"Never Say Die": It’s a slogan for a new-music night in Moiliili, but it’s also a way of life for indie and underground rockers in Hawaii.
Playing music in the islands isn’t easy — the gigs rarely pay much, attendance is unpredictable and enthusiasm for live music comes and goes. But musicians in the punk rock, art-rock, underground and indie scenes keep the scene alive.
Michael Camino, a bartender and promoter at Anna’s under its previous owners, wants to make sure that the driving, disenchanted (and original) music he favors (well, he calls it "lowbrow") retains a place in Moiliili. So he has launched a monthly Never Say Die music showcase, to be held on the last Friday of each month at Anna’s — a "local, underground music night showcasing many of the punk, indie, ska and hard core bands Honolulu has to offer."
NEVER SAY DIE
All-indie monthly live-music party, with Narwhal (above), Hollow Spheres, Crispin Lover and Gary Liu Jr.
Where: Anna’s, 2440 S. Beretania St.
When: 8 p.m.-2 a.m. tonight
Cost: $5 after 9 p.m.
MICHAEL CAMINO’S IPOD PLAYLIST
Michael Camino, Anna’s bartender and band leader for the Hell Caminos, is promoting "Never Say Die." These are the 10 most-played songs on his iTunes.
While only one of the bands (The 86 List) is local, Camino says many new bands he is following haven’t yet recorded music. Never Say Die is a valuable showcase for these bands for that reason: It may be the only way to hear them, loud and live.
1. Anti-Flag – "The Economy Is Suffering (Let It Die)"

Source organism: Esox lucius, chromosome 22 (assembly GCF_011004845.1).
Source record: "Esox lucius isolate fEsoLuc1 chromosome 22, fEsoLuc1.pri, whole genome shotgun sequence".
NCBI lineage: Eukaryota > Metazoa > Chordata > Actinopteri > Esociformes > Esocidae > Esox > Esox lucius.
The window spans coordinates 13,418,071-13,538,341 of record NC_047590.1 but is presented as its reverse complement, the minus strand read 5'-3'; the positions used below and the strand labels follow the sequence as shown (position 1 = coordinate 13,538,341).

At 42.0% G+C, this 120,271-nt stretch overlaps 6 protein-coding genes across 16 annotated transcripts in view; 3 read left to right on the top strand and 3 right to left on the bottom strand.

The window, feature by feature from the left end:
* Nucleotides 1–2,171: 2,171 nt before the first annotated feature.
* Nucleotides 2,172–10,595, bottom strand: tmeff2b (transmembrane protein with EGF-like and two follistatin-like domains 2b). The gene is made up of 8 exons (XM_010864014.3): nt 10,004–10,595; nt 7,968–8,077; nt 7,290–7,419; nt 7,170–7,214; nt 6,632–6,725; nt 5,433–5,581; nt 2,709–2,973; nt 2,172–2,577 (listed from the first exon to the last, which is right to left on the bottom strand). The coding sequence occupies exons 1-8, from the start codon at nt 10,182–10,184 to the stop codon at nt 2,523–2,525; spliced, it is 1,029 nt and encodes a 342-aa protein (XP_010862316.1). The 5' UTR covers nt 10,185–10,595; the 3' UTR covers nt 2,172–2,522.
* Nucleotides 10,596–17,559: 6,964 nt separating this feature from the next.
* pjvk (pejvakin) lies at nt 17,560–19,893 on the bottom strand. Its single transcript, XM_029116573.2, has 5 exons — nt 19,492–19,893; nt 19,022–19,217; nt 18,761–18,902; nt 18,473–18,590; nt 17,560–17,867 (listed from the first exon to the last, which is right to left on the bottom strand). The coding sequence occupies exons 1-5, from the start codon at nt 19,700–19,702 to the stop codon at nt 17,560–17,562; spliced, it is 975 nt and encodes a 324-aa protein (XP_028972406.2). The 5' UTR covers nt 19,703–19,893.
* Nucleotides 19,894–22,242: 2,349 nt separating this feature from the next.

Never Say Die is "a nod to the fact that we’ve come close to closing many times, but are still hanging in there," Camino says. He’s talking about Anna’s, but it applies elsewhere, too.
"In Hawaii, we’re still thirsty, because good shows are few and far between," Camino notes.
The event is both independent and communal, in that bands are expected to make their own music and to help get the word out about the shows. And it brings together two scenes that have been somewhat parallel: punk and indie.
Camino says his motives aren’t fully altruistic — he tends bar at the gigs, and if the house is full, he’ll make money. But he also knows that Anna’s has been a go-to place to play for young rock bands that wouldn’t have an outlet otherwise : metalheads, hard core punks and roots players. Along with fellow Anna’s promoter Josh 86, he wants to keep the shows coming.
Tonight’s event features Gary Liu Jr., an acoustic performer; Narwhal, lo-fi, peppy punks; and Hollow Spheres, which is a group of earnest art-rockers who play regularly at Fresh Cafe and NextDoor indie nights. Crispin Lover, a new group including the shards of ’80s-inspired Honolulu sensations GRLFRDS, will also perform tonight.
NARWHAL, a new band in Honolulu, has been around for only a few months, but has been piling up the gigs. Their set is short, as befits their life span: "I think we’re up to seven songs that we like," says drummer Adam Funari.
The band is made up of singer Erica Westly, who, incidentally, is a marine scientist; Nick Ayakawa, a modest guy who takes his aggression out on guitar; and Funari, who’s played in several mainland bands.
Funari describes the band as a loose, good-times collective. "We don’t really have a philosophy," he says, good-naturedly. "It’s about having fun, really. … It’s not like we’re attention freaks or anything. … I don’t know how far this is going to go, but we’re happy to do this so far."
Westly has a throaty-squeaky, indie-banshee way of singing that mixes up blues and new wave into an attractive mash. The music is garage rock — punk, pop and blues pounded into submission.
"We actually wrote a new song last night," Funari said during a phone interview last week. It’s called "Blueberry Sex Cakes."
They try to hang on to their drive and camaraderie, whether playing to a small crowd or more, Funari says, while acknowledging, "The more people who come out, it’s a better time."
Funari, who admits to feeling positive about pretty much all the gigs Narwhal plays, says the band supports Anna’s as an outlet for local indie rock.
"We all love Anna’s," he said. "We like helping out."